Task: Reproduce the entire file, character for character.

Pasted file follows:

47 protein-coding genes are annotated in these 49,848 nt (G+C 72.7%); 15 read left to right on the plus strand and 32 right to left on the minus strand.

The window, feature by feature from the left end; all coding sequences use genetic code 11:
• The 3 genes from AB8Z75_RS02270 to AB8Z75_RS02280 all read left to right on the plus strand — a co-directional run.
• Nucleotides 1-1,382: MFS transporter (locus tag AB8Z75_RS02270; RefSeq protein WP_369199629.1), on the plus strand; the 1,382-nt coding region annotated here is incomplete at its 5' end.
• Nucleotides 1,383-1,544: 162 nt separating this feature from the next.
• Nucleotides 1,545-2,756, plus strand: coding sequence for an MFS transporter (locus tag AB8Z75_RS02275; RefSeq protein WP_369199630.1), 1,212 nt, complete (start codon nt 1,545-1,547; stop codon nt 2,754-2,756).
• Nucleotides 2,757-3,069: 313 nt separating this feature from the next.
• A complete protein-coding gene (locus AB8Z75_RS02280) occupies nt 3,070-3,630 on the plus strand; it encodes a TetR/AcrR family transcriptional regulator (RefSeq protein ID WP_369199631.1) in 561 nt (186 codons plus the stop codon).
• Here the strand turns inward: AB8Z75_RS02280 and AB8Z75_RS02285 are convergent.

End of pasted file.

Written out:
47 protein-coding genes are annotated in these 49,848 nt (G+C 72.7%); 15 read left to right on the plus strand and 32 right to left on the minus strand.

The window, feature by feature from the left end; all coding sequences use genetic code 11:
• The 3 genes from AB8Z75_RS02270 to AB8Z75_RS02280 all read left to right on the plus strand — a co-directional run.
• Nucleotides 1-1,382: MFS transporter (locus tag AB8Z75_RS02270; RefSeq protein WP_369199629.1), on the plus strand; the 1,382-nt coding region annotated here is incomplete at its 5' end.
• Nucleotides 1,383-1,544: 162 nt separating this feature from the next.
• Nucleotides 1,545-2,756, plus strand: coding sequence for an MFS transporter (locus tag AB8Z75_RS02275; RefSeq protein WP_369199630.1), 1,212 nt, complete (start codon nt 1,545-1,547; stop codon nt 2,754-2,756).
• Nucleotides 2,757-3,069: 313 nt separating this feature from the next.
• A complete protein-coding gene (locus AB8Z75_RS02280) occupies nt 3,070-3,630 on the plus strand; it encodes a TetR/AcrR family transcriptional regulator (RefSeq protein ID WP_369199631.1) in 561 nt (186 codons plus the stop codon).
• Here the strand turns inward: AB8Z75_RS02280 and AB8Z75_RS02285 are convergent.